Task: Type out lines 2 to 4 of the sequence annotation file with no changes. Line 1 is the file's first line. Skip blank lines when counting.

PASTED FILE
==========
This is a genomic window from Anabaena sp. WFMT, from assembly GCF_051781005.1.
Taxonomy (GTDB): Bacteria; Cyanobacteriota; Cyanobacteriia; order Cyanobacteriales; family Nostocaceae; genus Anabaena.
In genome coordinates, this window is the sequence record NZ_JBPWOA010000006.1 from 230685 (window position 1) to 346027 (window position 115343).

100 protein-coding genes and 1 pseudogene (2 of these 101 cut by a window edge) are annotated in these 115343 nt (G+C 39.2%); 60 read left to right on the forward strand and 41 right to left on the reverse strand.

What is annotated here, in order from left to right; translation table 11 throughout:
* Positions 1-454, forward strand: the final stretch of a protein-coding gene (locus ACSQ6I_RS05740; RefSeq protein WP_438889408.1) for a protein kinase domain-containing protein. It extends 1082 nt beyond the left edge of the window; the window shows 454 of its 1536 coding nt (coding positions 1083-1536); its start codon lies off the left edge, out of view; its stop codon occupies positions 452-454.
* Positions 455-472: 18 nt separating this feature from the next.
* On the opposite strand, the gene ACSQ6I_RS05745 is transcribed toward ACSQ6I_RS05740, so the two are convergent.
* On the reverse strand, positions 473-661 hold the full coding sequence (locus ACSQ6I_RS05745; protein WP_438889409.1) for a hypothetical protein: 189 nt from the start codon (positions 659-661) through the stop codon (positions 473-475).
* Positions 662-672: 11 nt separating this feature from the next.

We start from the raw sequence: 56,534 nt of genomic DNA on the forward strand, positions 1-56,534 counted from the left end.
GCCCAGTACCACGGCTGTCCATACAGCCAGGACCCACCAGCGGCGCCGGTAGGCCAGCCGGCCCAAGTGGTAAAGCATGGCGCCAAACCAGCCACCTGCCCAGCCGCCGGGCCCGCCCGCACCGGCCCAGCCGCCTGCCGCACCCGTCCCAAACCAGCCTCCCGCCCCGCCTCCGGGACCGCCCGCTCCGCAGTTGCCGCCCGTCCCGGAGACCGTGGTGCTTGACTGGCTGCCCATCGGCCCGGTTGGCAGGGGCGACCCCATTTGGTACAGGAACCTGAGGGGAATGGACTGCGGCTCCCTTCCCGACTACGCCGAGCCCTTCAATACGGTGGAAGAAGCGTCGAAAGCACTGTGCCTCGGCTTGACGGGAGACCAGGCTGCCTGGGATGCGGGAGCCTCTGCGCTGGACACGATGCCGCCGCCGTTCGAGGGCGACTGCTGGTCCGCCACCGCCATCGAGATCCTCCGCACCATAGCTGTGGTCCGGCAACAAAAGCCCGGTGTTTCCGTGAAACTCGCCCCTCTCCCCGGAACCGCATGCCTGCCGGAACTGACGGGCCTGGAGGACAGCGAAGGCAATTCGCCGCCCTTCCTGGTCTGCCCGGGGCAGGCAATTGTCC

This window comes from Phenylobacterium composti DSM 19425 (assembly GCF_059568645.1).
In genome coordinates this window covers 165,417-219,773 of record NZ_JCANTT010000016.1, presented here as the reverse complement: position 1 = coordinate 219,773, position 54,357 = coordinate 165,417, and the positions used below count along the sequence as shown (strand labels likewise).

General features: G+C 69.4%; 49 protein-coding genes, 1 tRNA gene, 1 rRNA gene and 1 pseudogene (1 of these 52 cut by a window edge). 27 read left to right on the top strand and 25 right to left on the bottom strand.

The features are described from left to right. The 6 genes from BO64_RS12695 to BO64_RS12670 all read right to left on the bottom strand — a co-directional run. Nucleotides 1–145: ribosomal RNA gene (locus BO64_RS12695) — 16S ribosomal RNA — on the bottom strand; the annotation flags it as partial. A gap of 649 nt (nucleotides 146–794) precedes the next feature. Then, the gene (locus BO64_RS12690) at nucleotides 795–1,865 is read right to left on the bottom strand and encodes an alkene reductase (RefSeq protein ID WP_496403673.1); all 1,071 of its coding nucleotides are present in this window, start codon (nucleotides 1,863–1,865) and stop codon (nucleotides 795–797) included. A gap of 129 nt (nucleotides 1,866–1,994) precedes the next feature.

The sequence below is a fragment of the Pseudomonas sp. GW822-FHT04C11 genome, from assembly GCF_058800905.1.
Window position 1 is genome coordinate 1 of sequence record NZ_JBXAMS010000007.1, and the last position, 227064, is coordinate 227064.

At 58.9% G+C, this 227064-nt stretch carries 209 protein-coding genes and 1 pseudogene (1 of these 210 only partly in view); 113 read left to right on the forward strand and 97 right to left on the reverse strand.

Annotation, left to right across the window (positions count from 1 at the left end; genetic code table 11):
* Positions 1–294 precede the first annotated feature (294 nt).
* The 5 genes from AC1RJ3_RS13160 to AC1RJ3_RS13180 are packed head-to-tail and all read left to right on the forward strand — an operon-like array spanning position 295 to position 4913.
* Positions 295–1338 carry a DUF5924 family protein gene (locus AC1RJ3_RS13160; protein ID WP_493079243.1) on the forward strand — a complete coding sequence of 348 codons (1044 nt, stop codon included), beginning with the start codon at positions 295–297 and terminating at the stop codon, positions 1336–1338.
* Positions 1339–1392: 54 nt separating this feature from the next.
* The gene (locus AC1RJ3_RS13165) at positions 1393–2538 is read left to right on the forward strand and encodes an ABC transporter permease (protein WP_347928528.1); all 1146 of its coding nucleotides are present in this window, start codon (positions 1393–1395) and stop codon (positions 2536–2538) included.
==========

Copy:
Taxonomy (GTDB): Bacteria; Cyanobacteriota; Cyanobacteriia; order Cyanobacteriales; family Nostocaceae; genus Anabaena.
In genome coordinates, this window is the sequence record NZ_JBPWOA010000006.1 from 230685 (window position 1) to 346027 (window position 115343).

100 protein-coding genes and 1 pseudogene (2 of these 101 cut by a window edge) are annotated in these 115343 nt (G+C 39.2%); 60 read left to right on the forward strand and 41 right to left on the reverse strand.